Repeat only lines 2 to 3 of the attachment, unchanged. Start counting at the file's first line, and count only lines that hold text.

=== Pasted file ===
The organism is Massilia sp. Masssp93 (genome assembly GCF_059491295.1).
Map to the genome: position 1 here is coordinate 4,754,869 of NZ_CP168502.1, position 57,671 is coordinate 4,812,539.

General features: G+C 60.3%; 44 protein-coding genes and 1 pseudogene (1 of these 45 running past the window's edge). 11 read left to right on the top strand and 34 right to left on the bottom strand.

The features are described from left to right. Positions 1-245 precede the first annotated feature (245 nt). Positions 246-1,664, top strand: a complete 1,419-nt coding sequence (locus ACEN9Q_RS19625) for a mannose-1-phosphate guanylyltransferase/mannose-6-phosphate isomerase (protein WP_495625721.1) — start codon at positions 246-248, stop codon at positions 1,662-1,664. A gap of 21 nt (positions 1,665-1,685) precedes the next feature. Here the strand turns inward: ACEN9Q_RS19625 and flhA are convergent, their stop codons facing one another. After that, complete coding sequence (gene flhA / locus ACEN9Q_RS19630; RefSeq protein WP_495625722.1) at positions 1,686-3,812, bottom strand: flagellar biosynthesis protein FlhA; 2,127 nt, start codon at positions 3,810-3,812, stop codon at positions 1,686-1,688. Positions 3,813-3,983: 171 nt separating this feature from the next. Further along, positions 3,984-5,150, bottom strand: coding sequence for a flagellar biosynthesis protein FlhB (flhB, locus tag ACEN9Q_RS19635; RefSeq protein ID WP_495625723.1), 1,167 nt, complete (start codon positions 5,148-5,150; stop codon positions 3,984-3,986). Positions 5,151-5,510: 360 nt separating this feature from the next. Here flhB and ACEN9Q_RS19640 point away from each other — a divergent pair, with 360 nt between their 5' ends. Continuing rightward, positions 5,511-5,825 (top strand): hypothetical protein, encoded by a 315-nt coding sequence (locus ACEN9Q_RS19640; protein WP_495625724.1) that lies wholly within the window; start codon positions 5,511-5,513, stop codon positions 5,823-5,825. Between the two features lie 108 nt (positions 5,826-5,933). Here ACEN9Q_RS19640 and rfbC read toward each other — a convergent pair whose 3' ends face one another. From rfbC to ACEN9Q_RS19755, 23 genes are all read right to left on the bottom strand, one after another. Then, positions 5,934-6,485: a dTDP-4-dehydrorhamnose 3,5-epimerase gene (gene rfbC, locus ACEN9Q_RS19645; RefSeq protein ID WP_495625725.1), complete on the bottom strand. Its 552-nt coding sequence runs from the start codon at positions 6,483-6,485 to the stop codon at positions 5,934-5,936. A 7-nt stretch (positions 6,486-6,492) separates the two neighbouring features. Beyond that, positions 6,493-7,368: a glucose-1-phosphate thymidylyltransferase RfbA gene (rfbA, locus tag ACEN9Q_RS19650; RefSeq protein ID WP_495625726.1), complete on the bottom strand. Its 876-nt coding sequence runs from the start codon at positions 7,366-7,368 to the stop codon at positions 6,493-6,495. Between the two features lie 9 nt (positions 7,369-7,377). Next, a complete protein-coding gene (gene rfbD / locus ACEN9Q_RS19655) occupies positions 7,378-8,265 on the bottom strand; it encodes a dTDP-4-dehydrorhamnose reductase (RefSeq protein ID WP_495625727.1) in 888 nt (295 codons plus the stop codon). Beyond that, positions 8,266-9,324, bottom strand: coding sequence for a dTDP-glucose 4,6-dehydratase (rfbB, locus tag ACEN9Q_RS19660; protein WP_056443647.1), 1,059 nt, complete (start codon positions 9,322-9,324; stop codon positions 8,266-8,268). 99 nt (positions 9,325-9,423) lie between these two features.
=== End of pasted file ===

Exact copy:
Map to the genome: position 1 here is coordinate 4,754,869 of NZ_CP168502.1, position 57,671 is coordinate 4,812,539.

General features: G+C 60.3%; 44 protein-coding genes and 1 pseudogene (1 of these 45 running past the window's edge). 11 read left to right on the top strand and 34 right to left on the bottom strand.